Portable systems in general, but even many desktop computers come equipped with support for apm, the ``advanced power management'' scheme. This section describes how to activate apm support in your Linux kernel. People who are experienced with Linux may find this section rather boring and want to skip to the next.
I won't describe it in detail here, check the
Linux APM drivers page at
information. All that you need to know is that with the
help of apm, the cpu can tell the bios when there's nothing
really exciting going on so that the bios can take care of
some power saving by itself - e. g. reducing the cpu clock, turning
off the harddisk, turning off the display's backlight etc.
Apm is also responsible for the ``system suspend''
(or ``sleep'') mode and for the ``suspend to disk''
(or ``hiberntation'') mode. And yet
another cool, though not very important feature is
that with the help of apm,
shutdown -h will not just
halt your system, but also turn it off.
(By the way, most Linux systems put a
shutdown -r in
/etc/inittab and map it to pressing
control-alt-delete. I prefer having
there, so when pressing the famous key combination, my laptop
simply turns itself off.)
Not all manufacturers implement a correct apm bios, so some laptops have trouble with the Linux apm drivers (if your machine has trouble with apm, it will most likely either lock up at Linux' boot up or after returning from suspend). If you are not sure, check the Linux laptop page for your specific model.
It's easy - just recompile the Linux kernel. Check the Kernel-HOWTO if you don't know how to do that.
When the configuration script reaches the ``character devices'' section, the default setting for full apm bios support in kernel version 2.0.30 or higher is:
Advanced Power Management BIOS support: Yes Ignore USER SUSPEND: No Enable PM at boot time: Yes Make CPU Idle calls when idle: Yes Enable console blanking using APM: Yes Power off on shutdown: Yes
Please read the configuration script's help texts. They explain in detail what each option does, so I won't repeat them here.
If your system does not fully support the apm bios standard, some of those options might crash your system. Test all apm features with the new kernel to make sure that everything works as it should.
about console blanking: David Bateman tells me that
you should not enable it because it can cause problems with the
current version of XFree 3.2: ``The symptoms are that the screen
will be blank when X starts, and it can be fixed usually by just
hitting a key. It's a small but annoying problem. The next relase
of XFree, will have pretty good DPMS support for a lot of laptop
chipset, which should include code to turn off the LCD. Check out
the manpage for
xset in XFree 3.2A.'' David also notes that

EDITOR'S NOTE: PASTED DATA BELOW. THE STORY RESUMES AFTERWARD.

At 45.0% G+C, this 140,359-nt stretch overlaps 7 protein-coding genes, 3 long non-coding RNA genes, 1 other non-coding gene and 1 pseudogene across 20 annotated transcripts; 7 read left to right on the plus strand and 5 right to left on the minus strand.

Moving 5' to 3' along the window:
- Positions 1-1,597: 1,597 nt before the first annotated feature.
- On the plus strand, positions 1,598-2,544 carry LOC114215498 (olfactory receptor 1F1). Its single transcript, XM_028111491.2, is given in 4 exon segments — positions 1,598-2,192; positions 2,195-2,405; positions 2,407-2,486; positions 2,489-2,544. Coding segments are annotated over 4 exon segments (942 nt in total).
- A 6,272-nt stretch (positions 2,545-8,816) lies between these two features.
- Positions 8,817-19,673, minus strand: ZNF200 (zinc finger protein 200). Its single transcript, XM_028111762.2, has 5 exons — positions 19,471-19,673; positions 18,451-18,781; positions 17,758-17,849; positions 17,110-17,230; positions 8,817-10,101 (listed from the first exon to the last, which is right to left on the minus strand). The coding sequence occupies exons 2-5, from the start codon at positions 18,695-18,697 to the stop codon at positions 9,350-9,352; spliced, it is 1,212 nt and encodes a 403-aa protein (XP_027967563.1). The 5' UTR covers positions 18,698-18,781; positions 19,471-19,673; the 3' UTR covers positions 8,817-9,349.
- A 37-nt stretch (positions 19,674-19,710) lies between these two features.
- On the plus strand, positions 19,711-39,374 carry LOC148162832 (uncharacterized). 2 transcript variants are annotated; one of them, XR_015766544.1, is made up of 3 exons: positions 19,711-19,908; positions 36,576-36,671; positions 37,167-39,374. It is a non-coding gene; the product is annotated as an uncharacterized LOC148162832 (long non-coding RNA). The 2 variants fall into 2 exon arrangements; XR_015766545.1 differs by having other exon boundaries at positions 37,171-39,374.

the lifetime of your display's backlight is determined by the number
of times it's switched on and off: ``So its a compromise, lifetime
of the battery versus lifetime of the backlight.'')
(Update: With XFree 3.3, this problem still remained on my laptop. I am told that this will be fixed in a future kernel version.)
After recompiling the kernel, don't forget to recompile the linux pcmcia drivers as well.
The precompiled pcmcia drivers that come with most linux distribution have apm support disabled, so that the bios can't instruct your card adapters to turn off.
Also, you must recompile the drivers if you upgrade to a new kernel version and your old kernel was compiled with module version information turned on (this option is found in the ``loadable module support'' section of the kernel configuration).
Read the PCMCIA-HOWTO for detailed
instructions on how to compile the drivers or go to the
Linux PCMCIA drivers homepage at
Now that you have APM support installed, go and get the
from the Linux APM drivers page. You don't really need it, but
it is a very useful collection of programs. The
apmd daemon logs your
battery's behaviour and it will send out a warning if you are on
low power. The
apm command will suspend your system with a
shell command and
xapm shows the current state of your battery.
(BTW, if you have problems with pcmcia cards after returning from
can check out an alternative
apmd package at
http://www.cut.de/bkr/linux/apmd/apmd.html. It unloads the
pcmcia driver module before going to suspend and reloads the module
Grant Taylor has been playing a little with the
package and came up with helpful tips.
He found that his laptop's harddisk forgets its
standby period when returning from suspend: ``I modified
reset this setting on each resume. This may be system-specific;
but it's an important thing to do...''
(Note: On my own laptop, the bios takes care of the harddisk standby period and resets the value on resuming. So I could not test if this little problem is system-specific. If it happens to you as well, send me a message.)
Grant also had a nice trick for screen blanking with
the XFree86 package and
the help of the
apmd package, you'll find it there.
If your computer's bios does not offer any power saving
settings (even the old ones without apm should at least allow
to set harddisk and display standby), you can
hdparm -S to define your harddisk's standby period. This
will already help a lot, since harddisk activity
consumes a lot of power. Your system should have
installed, so read
man hdparm for the command syntax.